Sunday, August 26, 2012

The Organic Writing Path

In looking at adult learning theories for a class I am taking, it struck me that we write despite everything we have been told about why we should or shouldn't create through words.

Look at the history of communication and we share a very basic need to share our stories, to warn others of possible dangers ahead and to imagine better or worse worlds. This is the organic path we take in writing because we need to, not because we must.

Writing is as natural to human beings as breathing. We get beyond the basic need to survive in this medium, just as visual artists do through paints, chalk, clay, marble and textiles, and musicians via sounds and instruments.

We may have been taught to write, to understand the common rules that allow others to understand our works and to assign the correct meanings to words, but not everyone feels this urge. So give yourself credit for every word, idea, thought, desire and slash mark you commit to paper or digitally.


Friday, August 17, 2012

The Short-Short Version of a Writing Vacation

On the downhill of one semester and into a new educational experience, it's hard to even catch my breath without wanting to write it out.

That's right, writing may be what I do for a living, but living to write and having two weeks to edit one book, continue on another and flesh out a third sounds like a delightful creative vacation. However, with school starting again on Monday, and so many necessary distractions like cleaning and fixing things around the house, there's so little time to play with words. And for the next semester, research will influence everything I write, and provide another focus. (Just what I need....)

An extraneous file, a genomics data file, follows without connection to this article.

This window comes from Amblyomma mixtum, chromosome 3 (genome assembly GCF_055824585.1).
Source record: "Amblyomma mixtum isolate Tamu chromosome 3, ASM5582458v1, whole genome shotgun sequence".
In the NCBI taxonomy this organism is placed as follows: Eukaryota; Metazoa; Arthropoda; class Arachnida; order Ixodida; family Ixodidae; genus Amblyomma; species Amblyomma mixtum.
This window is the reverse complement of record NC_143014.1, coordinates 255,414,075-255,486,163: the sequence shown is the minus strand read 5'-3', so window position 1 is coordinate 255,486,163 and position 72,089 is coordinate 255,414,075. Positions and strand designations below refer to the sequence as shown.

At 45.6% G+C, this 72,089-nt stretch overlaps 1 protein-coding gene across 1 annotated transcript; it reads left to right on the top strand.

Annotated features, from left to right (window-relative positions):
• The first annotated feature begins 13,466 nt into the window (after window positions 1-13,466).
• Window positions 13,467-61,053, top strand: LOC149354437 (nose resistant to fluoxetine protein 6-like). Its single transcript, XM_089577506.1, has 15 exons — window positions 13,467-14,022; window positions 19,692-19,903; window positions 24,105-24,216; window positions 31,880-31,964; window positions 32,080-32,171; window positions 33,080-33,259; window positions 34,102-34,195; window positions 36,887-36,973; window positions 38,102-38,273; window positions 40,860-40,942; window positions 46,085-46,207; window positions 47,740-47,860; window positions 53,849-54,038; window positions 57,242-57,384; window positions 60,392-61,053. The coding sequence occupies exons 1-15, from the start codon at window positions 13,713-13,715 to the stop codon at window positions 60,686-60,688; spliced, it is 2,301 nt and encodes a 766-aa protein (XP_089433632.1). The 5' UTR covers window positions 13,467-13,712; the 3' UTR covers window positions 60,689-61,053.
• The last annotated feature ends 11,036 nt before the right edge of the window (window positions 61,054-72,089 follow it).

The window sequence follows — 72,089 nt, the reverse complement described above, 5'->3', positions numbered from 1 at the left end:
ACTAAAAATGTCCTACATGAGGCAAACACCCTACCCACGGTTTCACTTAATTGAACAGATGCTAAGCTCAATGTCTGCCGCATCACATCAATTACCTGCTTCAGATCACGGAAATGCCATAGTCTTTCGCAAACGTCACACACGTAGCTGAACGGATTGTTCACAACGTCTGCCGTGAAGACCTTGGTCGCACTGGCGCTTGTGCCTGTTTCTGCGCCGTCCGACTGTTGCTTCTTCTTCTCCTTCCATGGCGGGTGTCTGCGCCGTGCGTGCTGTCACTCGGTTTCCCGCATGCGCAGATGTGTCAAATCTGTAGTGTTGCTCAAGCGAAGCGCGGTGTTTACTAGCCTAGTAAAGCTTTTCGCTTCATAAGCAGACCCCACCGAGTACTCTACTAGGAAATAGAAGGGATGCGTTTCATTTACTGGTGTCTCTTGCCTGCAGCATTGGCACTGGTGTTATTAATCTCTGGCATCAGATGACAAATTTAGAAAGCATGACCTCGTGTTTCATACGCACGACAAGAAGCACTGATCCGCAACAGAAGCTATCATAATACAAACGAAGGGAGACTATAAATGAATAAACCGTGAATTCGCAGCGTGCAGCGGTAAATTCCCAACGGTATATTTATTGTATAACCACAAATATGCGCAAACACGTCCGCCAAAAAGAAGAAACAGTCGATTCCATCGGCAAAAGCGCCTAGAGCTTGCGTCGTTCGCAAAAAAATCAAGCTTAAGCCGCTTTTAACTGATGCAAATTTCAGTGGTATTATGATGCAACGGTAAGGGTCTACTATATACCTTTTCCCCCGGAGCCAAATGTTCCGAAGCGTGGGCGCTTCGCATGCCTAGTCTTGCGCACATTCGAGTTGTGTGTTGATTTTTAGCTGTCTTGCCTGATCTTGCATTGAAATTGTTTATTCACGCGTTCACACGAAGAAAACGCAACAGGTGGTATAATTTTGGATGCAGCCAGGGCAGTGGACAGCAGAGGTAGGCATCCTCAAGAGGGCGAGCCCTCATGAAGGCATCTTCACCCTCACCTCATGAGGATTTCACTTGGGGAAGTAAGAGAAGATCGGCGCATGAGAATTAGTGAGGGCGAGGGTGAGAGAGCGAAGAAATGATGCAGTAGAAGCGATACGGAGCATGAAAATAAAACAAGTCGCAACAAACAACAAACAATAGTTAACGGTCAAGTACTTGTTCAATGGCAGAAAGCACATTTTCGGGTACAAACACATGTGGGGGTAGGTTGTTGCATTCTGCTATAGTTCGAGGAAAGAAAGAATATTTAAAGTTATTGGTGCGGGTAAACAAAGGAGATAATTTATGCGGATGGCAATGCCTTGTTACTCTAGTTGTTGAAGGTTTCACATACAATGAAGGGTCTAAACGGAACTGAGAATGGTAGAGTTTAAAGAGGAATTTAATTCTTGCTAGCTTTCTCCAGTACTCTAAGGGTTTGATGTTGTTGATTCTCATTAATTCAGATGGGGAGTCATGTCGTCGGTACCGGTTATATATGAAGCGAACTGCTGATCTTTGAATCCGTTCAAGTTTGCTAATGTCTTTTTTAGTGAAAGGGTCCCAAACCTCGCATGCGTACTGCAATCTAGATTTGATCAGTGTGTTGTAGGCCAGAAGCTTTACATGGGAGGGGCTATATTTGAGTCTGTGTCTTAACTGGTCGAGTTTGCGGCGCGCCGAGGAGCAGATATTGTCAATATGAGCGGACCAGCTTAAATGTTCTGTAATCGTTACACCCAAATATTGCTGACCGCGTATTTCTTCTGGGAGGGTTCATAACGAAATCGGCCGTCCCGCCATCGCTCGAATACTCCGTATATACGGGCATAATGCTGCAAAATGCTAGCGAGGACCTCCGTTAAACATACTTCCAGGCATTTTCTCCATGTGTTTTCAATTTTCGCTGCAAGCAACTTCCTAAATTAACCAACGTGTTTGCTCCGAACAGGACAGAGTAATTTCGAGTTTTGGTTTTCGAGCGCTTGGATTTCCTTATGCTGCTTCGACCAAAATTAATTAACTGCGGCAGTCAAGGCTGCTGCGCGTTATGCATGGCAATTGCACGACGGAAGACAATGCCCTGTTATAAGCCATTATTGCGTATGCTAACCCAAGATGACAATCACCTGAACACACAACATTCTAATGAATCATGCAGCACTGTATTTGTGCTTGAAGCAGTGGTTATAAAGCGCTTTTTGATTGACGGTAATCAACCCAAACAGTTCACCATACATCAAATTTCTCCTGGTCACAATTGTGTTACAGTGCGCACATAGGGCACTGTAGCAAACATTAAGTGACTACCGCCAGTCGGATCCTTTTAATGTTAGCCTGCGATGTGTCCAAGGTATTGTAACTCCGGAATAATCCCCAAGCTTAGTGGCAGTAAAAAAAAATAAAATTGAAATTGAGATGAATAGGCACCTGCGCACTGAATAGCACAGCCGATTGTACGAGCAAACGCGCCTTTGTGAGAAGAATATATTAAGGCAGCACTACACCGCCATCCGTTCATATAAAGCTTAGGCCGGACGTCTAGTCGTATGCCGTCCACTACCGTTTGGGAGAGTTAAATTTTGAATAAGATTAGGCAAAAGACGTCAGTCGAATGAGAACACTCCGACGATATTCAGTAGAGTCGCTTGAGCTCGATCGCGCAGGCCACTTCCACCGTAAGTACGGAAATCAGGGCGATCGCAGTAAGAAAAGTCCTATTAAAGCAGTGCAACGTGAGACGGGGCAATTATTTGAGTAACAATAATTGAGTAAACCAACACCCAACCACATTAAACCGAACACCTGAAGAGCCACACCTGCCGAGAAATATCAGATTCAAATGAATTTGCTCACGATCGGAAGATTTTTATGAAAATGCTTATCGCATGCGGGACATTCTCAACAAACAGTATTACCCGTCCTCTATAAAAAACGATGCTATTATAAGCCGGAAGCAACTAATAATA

For now, let's just imagine how a vacation that concentrates on writing would feel and how to etch out a day "away" to make it so. First, it requires the best pen, ample ink, a journal, notebook or paper pad and leaving electronics, except for music, at home. Getting away means having something solid to show after you are done and no hesitation when you are in the flow that you don't control.

I can't write at a bookstore because of too many distractions, so for me it would be a vacation to write at the zoo or the Biopark. And while I may have my phone with me, it must be turned off.

Finally, rain or shine, I would give myself at least two hours with no preconceived notions of what should be finished or finessed.

That's my version of a vacation in town and immersed.